Astra Theatre

Pennant Hills Road and Station Street,
Thornleigh,
Sydney, NSW 2120

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Thornleigh is a small suburb in Horsby Shire, about 16 miles from centre Sydney. Entertainment began with the Prince of Wales theatre in 1923, owned by locals P.Keeley and J.W.Payne. Movies were shown and occasional live events. The Sydney Morning Herald for July 16th 1929 reports on a presentation of the Japanese operetta “Princess Chrysanthemum”, staged to assist a benefit fund.

In 1940, renamed the Astra Theatre by new owner J.S. Mathieson the programming was movies. Ross Thorne, Associate Professor of Architecture at Sydney University was a boy of 11 and frequent patron. He recalls seeing Disney movies there and described the theatre as “pretty basic with exposed trusses in the ceiling. The entrance, as far as I remember was on the corner – very small with a ticket box tucked under the stairs to the small upstairs. My memory tells me that the floor of the entrance was plain red concrete – possibly periodically painted with “Solpah” red. It would have been the least decorated of all the suburban picture theatres I know, reminding me of country cinemas of the 1920’s”.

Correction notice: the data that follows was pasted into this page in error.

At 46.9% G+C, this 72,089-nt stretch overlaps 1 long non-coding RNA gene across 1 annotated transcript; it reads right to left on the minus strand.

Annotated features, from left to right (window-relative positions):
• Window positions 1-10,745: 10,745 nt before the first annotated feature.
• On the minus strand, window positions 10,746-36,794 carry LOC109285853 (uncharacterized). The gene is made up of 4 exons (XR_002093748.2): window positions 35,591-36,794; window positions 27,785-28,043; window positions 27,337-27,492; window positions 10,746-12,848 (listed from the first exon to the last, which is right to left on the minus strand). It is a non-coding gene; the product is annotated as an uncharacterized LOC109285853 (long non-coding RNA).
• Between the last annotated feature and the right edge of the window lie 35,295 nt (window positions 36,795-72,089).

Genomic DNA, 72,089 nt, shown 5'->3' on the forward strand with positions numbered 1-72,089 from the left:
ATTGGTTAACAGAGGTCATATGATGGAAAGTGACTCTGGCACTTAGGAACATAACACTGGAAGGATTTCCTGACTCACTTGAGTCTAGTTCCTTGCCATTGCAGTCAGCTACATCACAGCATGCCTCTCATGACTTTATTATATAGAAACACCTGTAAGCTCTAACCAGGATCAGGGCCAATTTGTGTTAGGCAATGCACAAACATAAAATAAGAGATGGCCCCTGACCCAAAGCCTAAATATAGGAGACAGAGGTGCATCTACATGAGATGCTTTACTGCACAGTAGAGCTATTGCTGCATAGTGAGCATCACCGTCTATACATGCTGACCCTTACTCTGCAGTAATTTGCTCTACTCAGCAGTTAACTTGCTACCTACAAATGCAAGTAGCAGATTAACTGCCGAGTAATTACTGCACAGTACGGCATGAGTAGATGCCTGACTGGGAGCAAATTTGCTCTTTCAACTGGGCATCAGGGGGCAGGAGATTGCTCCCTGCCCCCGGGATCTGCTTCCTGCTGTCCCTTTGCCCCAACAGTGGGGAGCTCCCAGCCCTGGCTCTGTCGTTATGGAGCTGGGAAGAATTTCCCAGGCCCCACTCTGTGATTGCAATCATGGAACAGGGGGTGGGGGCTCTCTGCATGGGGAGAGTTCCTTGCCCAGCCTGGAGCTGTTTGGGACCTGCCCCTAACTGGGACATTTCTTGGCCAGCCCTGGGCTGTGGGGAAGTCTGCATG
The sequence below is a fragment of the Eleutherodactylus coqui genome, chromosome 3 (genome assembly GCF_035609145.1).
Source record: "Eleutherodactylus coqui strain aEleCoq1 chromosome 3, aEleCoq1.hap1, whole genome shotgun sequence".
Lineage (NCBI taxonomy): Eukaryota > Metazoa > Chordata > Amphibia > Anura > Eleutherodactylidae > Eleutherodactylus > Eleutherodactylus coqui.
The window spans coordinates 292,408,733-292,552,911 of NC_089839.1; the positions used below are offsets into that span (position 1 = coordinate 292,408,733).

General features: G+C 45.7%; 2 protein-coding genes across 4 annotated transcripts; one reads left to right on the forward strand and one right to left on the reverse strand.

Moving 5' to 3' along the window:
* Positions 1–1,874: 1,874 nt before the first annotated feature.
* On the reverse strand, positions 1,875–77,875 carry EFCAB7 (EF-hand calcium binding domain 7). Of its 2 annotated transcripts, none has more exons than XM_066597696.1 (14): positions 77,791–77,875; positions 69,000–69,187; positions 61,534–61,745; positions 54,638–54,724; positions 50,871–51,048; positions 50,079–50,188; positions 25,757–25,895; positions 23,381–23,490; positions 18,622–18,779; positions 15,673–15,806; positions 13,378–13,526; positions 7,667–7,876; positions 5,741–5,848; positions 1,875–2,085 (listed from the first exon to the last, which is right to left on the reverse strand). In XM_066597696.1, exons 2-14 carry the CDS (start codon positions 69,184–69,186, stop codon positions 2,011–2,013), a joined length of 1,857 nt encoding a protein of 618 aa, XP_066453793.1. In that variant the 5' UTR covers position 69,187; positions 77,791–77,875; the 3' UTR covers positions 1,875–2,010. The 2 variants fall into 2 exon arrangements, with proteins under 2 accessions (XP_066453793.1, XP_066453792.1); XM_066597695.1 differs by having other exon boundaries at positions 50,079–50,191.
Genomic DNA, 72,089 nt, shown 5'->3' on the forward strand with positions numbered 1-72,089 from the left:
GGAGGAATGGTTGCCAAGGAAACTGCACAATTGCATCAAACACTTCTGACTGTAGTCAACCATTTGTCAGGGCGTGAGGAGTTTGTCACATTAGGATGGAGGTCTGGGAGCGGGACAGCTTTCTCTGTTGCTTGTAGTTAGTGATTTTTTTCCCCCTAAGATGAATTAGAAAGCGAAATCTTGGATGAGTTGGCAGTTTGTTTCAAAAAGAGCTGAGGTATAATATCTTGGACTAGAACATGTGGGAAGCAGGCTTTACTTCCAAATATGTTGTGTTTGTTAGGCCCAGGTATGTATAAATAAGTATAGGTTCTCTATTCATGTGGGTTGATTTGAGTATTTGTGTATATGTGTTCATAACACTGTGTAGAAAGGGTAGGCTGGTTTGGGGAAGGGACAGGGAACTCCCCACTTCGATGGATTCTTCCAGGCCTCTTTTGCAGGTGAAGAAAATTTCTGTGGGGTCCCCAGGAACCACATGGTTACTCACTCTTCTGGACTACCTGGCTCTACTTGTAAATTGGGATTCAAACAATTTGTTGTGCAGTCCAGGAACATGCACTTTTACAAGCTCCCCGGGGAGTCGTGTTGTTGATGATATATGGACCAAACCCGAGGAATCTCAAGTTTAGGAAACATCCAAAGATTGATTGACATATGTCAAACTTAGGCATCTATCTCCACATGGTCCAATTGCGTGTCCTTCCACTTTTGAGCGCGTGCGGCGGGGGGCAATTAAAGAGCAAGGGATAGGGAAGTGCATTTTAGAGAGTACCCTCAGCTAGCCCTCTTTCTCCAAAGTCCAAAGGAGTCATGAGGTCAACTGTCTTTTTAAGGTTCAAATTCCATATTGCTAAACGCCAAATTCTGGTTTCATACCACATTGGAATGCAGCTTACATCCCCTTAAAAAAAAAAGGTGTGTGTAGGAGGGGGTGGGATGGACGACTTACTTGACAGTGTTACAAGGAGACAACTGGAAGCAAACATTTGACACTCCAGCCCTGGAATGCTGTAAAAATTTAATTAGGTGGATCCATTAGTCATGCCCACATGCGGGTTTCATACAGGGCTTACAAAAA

The Astra Theatre may not have been architecurally splendid but it survived into the 1970’s, finally being demolished in a general development of Thornleigh’s business strip.

Contributed by john gleeson

Recent comments (view all 3 comments)

johngleeson
johngleeson on December 6, 2013 at 4:01 am

Our thanks to Professor Ross Thorne for his comments but above all for his passion towards saving theatres as an important part of our architectural and cultural heritage.

Dizi4u
Dizi4u on February 9, 2014 at 5:26 am

Very interested in getting photo/photos of ASTRA THEATRE Thornleigh around the 1960’s-1970’s if anyone has one. Cheers, Dizi4u : )

Eric GLASBY
Eric GLASBY on March 1, 2014 at 1:58 am

Hello,

My frontal exterior pic of the ASTRA Theatre THORNLEIGH – taken in the sixties/seventies – was published with my permission, in KINO, the magazine of the Australian Cinema and Theatre Society during 2013 – page 6 of the SPRING, 2013 publication, Issue Number 125.

The original is an Ektachrome 127 color transparency cardboard mounted slide.

Cheers,

Eric GLASBY ()

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